While you may not recognize the name Jarden (NYSE: JAH), or the Newell part of Newell Rubbermaid (NWL -1.31%), you know the brands they've acquired over the decades -- Yankee Candle, Marmot, Graco, and Sharpie, to name only a few. In this clip, Sean O'Reilly and Vincent Shen give some background on these two highly acquisitive companies, their performance since the financial crisis, and how they've come to where they are today.
A full transcript follows the video.
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This podcast was recorded on Dec. 15, 2015.
Sean O'Reilly: Big news this week. Newell Rubbermaid offered to buy Jarden for $15 billion -- 15 followed by nine zeros. Real quick for listeners who may not be aware of these brands -- can you provide us, one, with a history of the company, and two, paint a brief picture of their recent performance?
Vincent Shen: Yeah. So we've had some pretty acquisitive shows recently. We talked about the Keurig deal recently...
O'Reilly: I'm sorry to interrupt. You know what I think? I think the Federal Reserve is about to raise interest rates a little bit, so everybody's like, "Oh crap, debt's about to go up, we need to buy stuff." That's my theory.
Shen: That's an ongoing trend. This has been a really big year overall for M&A deals. As a result, we've had an opportunity to talk about some of these really nice size buyouts and mergers like this one. So this most recent one, as you mentioned, is between Newell Rubbermaid and Jarden. So to give you a little bit of history, because I think it's very interesting how these companies have approached and grown into the businesses they are today.
Martin Franklin, founder of Jarden, a pretty young company, founded in 2001. He served as the CEO for about a decade, and in that time, amassed a pretty formidable portfolio of consumer brands. So some of the ones that I saw when I was looking through the list that really stood out to me are classics like Bicycle, the playing cards...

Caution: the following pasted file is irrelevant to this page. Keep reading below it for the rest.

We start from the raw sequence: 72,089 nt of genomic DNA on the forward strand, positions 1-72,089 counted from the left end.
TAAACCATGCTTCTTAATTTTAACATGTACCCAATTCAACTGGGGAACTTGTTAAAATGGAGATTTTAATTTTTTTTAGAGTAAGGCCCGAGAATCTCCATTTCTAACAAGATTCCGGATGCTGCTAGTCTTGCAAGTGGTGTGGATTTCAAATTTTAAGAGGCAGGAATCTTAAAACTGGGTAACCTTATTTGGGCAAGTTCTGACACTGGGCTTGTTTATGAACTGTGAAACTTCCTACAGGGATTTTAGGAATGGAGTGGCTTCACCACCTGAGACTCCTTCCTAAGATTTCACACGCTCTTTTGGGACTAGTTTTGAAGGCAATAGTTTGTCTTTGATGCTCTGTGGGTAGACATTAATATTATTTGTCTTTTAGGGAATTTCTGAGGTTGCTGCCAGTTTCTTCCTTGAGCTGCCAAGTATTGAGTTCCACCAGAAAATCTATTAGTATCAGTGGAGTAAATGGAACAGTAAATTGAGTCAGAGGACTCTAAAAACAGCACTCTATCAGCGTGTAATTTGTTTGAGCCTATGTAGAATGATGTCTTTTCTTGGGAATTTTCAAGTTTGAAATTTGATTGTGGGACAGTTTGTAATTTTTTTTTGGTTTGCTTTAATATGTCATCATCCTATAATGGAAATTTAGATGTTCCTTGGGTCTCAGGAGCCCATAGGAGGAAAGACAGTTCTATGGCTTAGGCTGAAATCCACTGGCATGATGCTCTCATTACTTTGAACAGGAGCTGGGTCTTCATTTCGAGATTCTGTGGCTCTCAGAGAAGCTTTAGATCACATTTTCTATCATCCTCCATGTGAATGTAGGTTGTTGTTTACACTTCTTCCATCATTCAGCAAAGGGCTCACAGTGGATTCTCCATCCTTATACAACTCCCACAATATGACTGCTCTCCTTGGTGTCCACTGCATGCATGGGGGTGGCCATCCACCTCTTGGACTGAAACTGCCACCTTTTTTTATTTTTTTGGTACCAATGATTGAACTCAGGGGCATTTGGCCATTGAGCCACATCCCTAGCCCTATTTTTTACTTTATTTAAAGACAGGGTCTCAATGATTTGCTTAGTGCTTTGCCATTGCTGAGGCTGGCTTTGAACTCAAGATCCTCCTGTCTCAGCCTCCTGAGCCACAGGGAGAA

O'Reilly: Oh my gosh, they own Bicycle.
Shen: Yankee Candle, Coleman outdoor products, Marmot outdoor products. And just to give you an idea of how acquisitive this company has been, just in October, Jarden announced that they would be acquiring Jostens for $1.5 billion, Jostens being the provider of class rings and yearbooks for schools.
O'Reilly: Taking me back to high school, Vince.
Shen: And now, Franklin has taken this company, and its umbrella includes over 120 brands.
O'Reilly: Did you know it was this big? My eyebrows are popping here.
Shen: I had no idea; but when I was looking through all these logos and the brands in their website, I was really surprised, like, "Wow, I recognize quite a few of these." I didn't know it was all under this umbrella.
O'Reilly: So, is this Franklin just cashing out?
Shen: I'll get to that, and he's cashing out quite nicely, actually. So Newell Rubbermaid has a bit of a longer history. It started in 1903 in New York when Edgar Newell purchased a company that was in default, and renamed it.
So he obviously started building out that business. But it was in 1965 or so when the company began its own run of acquisitions. They tout that they've done over 70 of those over the past 30 years as they were seeking growth for the company. Some of the big names in that portfolio include Lenox, Sharpie, Parker, Calphalon. In 1999, they purchased Rubbermaid for about $6 billion -- hence, the name now. And again, like Jarden, very recently, Newell Rubbermaid had recently acquired Elmer's for $600 million in October.
O'Reilly: Taking me back to second grade.
Shen: So really big household names that they have in their portfolio.
O'Reilly: Definitely not just a plastic-container company, for sure.
Shen: Exactly. So beyond what Rubbermaid's known for... so in terms of the performance of these companies, their stocks recently, they've done very well, both of them have done very well since the financial crisis. Jarden's up nearly 300% over the past five years.
During that same period, top and bottom lines have grown at about a 10% CAGR. So nice healthy growth. And Newell Rubbermaid itself has had choppy results, but it's also up about 140%. These are easily surpassing the broad mark in the S&P 500 results, but it's also up about 140%. These are easily surpassing the broad mark in the S&P 500.